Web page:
The second section shows how to provide care for mothers and babies while they are skin to skin, after a vaginal, and the third, after a cesarean birth. Both sections begin with health professionals teaching pregnant women about immediate skin to skin care prenatally, and on admission to the hospital—which “sets the stage” for immediate skin to skin contact as a normal part of the birth process. After the vaginal birth, the clinician immediately places the baby on mom’s abdomen. After the cesarean birth, the nurse immediately places the baby on mom’s chest, above the sterile field and drapes, as the doctor continues the surgery and the anesthesiologist monitors the mother. The baby’s father is at mom’s side in both segments. Nurses remove birth fluids as they dry the baby—delicately addressing the common concern that babies should first be “cleaned up” at a warmer. Nurses remove wet blankets, place the baby skin to skin, and cover mom and her baby with warmed blankets. Both sections show competent nurses assessing the newborn, providing care, and supporting the mother and baby as the baby moves through the 9 stages of skin to skin.

I strongly recommend this DVD (only $39.00) for staff in any maternity setting. Childbirth educators will find the first section of the DVD a great addition to their prenatal childbirth and breastfeeding classes (although Breastfeeding—A Baby’s Choice, 2007, may be a better choice). Staff who are working to help their hospitals achieve Baby-Friendly designation will find this DVD useful for training. The narrator uses, for the most part, simple and non-clinical language and the video of mothers and babies will quickly engage the viewer. The DVD’s producers met their objective: “to assist staff in providing behaviorally appropriate, individualized, baby adapted care for the full term newborn using the best practice of skin to skin contact in the first hour after birth”.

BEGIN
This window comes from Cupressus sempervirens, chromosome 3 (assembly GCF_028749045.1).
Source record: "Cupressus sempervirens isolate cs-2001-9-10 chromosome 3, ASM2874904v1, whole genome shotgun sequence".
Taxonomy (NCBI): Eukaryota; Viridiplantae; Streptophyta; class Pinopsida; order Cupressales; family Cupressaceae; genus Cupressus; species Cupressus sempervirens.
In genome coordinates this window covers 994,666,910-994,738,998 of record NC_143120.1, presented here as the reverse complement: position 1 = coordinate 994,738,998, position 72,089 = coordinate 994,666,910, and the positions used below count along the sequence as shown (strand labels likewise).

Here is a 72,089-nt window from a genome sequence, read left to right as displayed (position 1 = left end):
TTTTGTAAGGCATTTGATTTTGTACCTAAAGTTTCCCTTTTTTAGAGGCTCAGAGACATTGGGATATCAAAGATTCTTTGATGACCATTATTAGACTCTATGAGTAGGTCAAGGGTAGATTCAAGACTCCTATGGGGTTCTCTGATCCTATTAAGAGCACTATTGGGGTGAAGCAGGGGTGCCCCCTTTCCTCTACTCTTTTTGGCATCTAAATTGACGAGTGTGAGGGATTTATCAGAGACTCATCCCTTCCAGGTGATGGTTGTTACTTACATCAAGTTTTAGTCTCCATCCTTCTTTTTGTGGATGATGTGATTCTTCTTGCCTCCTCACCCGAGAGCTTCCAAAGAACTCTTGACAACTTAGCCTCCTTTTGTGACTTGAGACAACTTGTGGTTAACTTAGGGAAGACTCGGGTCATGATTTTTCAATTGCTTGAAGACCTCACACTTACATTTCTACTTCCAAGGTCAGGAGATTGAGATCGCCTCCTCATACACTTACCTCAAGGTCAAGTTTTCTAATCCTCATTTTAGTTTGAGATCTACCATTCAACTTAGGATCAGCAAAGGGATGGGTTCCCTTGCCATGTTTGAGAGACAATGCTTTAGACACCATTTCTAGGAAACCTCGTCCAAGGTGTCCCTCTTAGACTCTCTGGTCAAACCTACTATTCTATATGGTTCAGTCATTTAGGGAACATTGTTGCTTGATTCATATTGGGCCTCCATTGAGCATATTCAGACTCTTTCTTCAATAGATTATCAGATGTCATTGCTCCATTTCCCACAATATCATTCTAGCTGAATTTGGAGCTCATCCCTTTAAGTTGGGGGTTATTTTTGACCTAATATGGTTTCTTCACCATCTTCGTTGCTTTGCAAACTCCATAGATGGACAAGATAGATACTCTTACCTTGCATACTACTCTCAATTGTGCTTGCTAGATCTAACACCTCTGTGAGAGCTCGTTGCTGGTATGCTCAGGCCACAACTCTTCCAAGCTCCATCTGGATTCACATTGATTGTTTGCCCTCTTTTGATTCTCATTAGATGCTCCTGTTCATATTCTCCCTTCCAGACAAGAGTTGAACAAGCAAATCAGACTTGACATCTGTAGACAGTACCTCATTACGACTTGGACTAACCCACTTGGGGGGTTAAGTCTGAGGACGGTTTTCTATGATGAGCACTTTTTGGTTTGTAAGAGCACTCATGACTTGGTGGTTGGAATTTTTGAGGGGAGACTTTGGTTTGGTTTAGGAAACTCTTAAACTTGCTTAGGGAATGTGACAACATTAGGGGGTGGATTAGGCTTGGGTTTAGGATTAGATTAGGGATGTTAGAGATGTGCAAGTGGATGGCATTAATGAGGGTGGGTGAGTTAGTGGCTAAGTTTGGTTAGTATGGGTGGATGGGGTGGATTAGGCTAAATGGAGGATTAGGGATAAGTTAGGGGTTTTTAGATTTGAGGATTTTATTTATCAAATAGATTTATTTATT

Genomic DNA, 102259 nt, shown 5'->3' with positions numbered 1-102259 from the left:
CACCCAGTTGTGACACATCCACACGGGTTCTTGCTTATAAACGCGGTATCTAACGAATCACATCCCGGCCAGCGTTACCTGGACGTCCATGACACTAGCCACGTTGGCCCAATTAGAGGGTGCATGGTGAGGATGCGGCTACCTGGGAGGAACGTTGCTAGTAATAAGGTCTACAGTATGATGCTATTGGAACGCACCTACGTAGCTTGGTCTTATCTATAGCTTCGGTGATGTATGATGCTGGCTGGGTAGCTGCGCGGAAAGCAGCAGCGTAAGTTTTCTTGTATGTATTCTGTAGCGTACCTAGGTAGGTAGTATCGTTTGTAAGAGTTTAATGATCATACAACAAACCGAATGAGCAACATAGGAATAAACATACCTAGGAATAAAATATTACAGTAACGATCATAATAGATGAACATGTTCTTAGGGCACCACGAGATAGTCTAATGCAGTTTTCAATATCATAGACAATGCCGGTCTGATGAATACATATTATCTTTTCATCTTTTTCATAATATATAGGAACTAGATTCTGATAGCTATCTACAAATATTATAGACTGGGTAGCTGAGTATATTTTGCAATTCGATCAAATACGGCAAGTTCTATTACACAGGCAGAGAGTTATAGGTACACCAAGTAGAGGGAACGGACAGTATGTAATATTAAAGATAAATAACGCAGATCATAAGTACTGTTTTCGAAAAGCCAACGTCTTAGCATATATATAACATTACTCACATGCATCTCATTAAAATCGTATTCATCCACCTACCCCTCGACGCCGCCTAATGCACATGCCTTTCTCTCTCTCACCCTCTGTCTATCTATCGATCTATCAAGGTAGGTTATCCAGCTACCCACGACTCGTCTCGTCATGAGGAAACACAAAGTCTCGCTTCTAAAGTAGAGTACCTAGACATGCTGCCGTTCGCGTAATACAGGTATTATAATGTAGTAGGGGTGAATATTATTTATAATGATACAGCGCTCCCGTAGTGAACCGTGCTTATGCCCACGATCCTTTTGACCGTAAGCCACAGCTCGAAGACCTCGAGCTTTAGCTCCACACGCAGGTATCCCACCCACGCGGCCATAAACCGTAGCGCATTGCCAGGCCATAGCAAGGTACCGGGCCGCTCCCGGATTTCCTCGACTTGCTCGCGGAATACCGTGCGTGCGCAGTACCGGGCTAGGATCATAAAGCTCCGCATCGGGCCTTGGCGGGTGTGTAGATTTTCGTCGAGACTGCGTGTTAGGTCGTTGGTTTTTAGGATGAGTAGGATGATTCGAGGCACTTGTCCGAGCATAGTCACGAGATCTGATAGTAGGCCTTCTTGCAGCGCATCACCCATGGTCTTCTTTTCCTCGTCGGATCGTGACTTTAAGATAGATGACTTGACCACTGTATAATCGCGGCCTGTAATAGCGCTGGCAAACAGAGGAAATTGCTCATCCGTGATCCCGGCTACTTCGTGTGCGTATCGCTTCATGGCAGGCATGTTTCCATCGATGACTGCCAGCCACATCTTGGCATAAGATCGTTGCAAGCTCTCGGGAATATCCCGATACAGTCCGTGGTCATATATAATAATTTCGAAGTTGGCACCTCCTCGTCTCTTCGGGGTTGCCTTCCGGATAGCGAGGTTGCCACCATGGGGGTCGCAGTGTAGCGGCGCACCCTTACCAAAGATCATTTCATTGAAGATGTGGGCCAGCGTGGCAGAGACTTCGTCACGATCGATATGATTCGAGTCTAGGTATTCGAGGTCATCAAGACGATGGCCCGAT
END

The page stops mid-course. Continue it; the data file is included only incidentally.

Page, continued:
Reference:

Healthy Children Project. (Producer). (2007). Breastfeeding—A Baby’s Choice [DVD]. Available from http://www.healthychildren.cc/

Jeannette Crenshaw, MSN, RN, NEA-BC, IBCLC, LCCE, FACCE is a member of the graduate faculty at the University of Texas at Arlington College of Nursing and a family educator at Texas Health Presbyterian Hospital Dallas. She represents Lamaze on the United States Breastfeeding Committee (USBC) and coordinates the Lamaze Breastfeeding Support Specialist Program. She has published articles and presented nationally and internationally on a variety of topics, including evidence based maternity care.

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A new vital sign for maternity care: duration of skin-to-skin contact after birth

April 26th, 2010 by avatar

If you haven’t heard, the Joint Commission, the organization that accredits U.S. hospitals, has recently rolled out a bundle of perinatal quality measures. These measures are designed for hospitals to track and improve their performance on indicators of perinatal quality, including the proportion of newborns discharged from the hospital having consumed only breast milk during their hospital stay. The US Breastfeeding Committee created a helpful document for hospitals, Implementing the Joint Commission Perinatal Core Measure on Exclusive Breast Milk Feeding (PDF). Right on the first page and repeated two more times, the Committee makes this suggestion: